Energy CEO thinks natural gas will be around for years to come

From the United States to the European Union, the world’s major economies are making plans to move away from fossil fuels in favor of low- and zero-carbon technologies.

This is a huge undertaking that requires huge sums of money, great political will and technological innovation. As the planned transition takes shape, much is being said about the relationship between hydrogen and natural gas.

During a panel discussion moderated by CNBC reporter Joumanna Bercetche at the World Economic Forum in Davos, Switzerland, the CEO of the energy firm AES offered his take on how the two could potentially move forward with each other.

“I feel very confident in saying that we need natural gas for the next 20 years,” said Andres Glusky, speaking Wednesday. “Now, what we can do today … is start mixing it with green hydrogen,” he said.

“So we’re doing tests in existing turbines where you can mix up to, say, 20%, and new turbines are coming out that are capable of burning … higher percentages,” Glusky said.

“But it’s hard to see that you’ll have enough green hydrogen to replace it in the next 10 years.”

Green hydrogen, produced using electrolysis and renewable sources such as wind and solar, has some high-profile supporters.

These include German Chancellor Olaf Scholz, who called it “one of the most important technologies for a climate-neutral world” and “the key to decarbonising our economies”.

While some are excited about the potential of green hydrogen, it still represents a small fraction of global hydrogen production. Today, the vast majority are based on fossil fuels, which is at odds with net zero goals.

Change along the way, but scale is key

The planet’s green hydrogen sector may still be in a relatively early stage of development, but a number of major deals involving the technology have taken place in recent years.

In December 2022, for example, AES and Weather products It said it plans to invest about $4 billion to develop a “mega-scale green hydrogen production facility” in Texas.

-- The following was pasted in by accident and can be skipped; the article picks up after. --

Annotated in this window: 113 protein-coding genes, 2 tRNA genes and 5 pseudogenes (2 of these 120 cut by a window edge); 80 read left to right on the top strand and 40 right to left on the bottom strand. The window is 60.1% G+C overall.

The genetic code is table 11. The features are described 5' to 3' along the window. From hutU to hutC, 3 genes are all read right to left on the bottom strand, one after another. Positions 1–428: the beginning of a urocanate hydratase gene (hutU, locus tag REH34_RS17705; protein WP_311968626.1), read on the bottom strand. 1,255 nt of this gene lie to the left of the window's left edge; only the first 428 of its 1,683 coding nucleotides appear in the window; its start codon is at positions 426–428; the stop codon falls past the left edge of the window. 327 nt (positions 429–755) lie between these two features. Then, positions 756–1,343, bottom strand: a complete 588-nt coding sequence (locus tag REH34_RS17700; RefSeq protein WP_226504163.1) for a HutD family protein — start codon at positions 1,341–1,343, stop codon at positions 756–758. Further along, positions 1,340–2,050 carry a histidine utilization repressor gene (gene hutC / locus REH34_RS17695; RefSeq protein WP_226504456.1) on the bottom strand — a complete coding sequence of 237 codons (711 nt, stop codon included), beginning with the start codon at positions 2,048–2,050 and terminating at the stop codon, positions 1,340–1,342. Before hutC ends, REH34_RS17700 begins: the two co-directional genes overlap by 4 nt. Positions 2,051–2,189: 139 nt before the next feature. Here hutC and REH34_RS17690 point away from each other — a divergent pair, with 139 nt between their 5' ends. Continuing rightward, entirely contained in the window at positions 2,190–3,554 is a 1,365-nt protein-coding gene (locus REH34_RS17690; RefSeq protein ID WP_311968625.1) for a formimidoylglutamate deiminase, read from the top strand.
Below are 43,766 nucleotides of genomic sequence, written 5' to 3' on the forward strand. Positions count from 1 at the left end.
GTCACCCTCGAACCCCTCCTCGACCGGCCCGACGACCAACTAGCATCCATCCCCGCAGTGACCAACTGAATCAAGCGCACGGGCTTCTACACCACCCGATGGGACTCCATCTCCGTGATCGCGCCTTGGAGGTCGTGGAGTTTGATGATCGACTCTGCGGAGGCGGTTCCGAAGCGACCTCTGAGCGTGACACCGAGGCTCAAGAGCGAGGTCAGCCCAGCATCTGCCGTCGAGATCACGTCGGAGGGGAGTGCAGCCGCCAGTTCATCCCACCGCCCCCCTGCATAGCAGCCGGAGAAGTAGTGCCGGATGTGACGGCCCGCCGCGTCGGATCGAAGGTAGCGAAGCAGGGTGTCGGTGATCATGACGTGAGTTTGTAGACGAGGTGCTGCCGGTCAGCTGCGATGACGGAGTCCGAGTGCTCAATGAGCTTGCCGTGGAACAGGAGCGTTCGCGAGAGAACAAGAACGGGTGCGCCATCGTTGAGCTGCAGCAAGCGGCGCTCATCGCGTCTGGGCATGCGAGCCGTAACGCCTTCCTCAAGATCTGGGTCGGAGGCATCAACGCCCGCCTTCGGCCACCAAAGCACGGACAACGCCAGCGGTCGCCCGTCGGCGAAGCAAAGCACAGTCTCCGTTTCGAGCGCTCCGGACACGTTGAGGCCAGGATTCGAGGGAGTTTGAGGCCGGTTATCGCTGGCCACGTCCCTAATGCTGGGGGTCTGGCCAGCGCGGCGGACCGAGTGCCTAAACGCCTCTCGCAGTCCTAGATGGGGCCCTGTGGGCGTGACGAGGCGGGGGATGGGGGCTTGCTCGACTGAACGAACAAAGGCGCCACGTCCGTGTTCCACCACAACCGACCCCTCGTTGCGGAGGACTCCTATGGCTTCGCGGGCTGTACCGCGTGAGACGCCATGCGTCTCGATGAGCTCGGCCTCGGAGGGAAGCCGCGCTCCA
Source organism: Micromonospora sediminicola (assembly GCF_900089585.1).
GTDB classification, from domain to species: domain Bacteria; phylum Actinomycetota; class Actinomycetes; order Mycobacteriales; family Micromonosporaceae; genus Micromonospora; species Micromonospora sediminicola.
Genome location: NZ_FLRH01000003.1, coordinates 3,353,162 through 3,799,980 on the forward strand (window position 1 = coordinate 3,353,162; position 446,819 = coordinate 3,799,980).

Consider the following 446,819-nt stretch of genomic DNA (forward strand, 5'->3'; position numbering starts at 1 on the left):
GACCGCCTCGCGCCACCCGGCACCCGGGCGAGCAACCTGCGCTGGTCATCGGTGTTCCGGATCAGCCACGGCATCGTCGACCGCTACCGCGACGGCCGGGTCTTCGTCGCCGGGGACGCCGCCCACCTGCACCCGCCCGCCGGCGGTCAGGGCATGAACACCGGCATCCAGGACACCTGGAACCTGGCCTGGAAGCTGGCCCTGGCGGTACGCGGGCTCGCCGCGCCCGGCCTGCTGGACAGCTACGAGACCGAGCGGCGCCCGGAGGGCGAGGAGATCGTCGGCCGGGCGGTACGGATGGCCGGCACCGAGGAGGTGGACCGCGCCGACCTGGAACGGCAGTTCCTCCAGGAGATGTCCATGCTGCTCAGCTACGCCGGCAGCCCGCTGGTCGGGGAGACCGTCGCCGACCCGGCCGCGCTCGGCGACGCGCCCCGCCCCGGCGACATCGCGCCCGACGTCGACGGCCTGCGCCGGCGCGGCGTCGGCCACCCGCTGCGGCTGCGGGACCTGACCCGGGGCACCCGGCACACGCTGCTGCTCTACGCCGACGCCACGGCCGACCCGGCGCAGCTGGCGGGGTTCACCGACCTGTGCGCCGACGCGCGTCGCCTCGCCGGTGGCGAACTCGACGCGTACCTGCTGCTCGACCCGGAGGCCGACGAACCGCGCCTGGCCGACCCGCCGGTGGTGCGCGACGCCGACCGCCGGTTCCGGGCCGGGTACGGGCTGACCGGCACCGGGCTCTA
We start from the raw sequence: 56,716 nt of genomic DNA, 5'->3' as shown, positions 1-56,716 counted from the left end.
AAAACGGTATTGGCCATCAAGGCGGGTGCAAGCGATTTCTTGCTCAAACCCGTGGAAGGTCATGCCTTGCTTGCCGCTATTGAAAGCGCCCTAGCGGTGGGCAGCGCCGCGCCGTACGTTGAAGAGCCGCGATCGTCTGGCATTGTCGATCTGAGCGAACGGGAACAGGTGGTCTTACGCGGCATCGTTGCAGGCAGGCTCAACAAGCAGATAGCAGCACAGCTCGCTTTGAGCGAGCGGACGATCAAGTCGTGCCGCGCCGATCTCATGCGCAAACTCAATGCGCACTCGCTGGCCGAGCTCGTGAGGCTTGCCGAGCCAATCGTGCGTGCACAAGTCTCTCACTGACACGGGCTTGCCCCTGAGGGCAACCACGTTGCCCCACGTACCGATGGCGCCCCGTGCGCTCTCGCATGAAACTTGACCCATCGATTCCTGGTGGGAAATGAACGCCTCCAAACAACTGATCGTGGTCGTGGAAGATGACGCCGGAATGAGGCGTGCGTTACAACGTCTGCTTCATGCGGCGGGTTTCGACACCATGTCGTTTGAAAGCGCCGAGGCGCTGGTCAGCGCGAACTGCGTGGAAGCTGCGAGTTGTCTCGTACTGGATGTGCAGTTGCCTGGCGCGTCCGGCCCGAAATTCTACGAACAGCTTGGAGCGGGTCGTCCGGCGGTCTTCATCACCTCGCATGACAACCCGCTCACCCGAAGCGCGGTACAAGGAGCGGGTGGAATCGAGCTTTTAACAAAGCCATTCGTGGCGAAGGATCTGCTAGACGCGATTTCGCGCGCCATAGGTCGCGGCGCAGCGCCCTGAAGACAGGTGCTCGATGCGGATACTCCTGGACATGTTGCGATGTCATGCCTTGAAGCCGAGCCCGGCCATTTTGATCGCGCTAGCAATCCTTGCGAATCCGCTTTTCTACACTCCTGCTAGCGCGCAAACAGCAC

According to the announcement, the project will combine approximately 1.4 gigawatts of wind and solar power and will be able to produce more than 200 metric tons of hydrogen each day.

Despite the significant amount of money and renewable resources involved in the project, NPP chief Gluski was at pains to emphasize how much work remains to be done when it comes to expanding the sector as a whole.

The planned facility with Air Products, he explained, “could only serve one percent of the U.S. long-haul freighter fleet.” Then the work to be done.

High expectations, cooperation is important

Elizabeth Gaines, non-executive director of the mining giant, spoke with Glusky at the World Economic Forum. Fortescue Metals Group.

“We see green hydrogen playing probably the most important role in the energy transition,” he said.

Expanding on the discussions, Gaines also spoke about the need for cooperation in the coming years.

It’s about “the resources needed to support the green transition and so on[ly] for green hydrogen production,” he argued, “there is a need to work closely with the government and regulators.”

“I mean, we need more lithium, we need more copper, but you can’t do that without approval, and you need regulatory approvals, environmental approvals,” he said.

“You know, these things take time, and we wouldn’t want this to be a bottleneck in the energy transition, like the skills and resources that we need.”

Why is cooperation key to the prospects of the hydrogen sector?

Kivanch Zaimler, the president of Sabancı Holding’s energy group, also emphasized the importance of being open to new ideas and innovations.

“We have to – we have to embrace, we have to welcome, we have to support all technologies,” he said. These include both hydrogen and electric vehicles.

Expanding his opinion, Zaimler spoke about the need for cooperation, especially when it comes to hydrogen.

“We need to bring all the right people around the table – academics, governments, the private sector, all the players in the value chain.”

This includes “production of electrolyser, membranes, green energy producers, users”.

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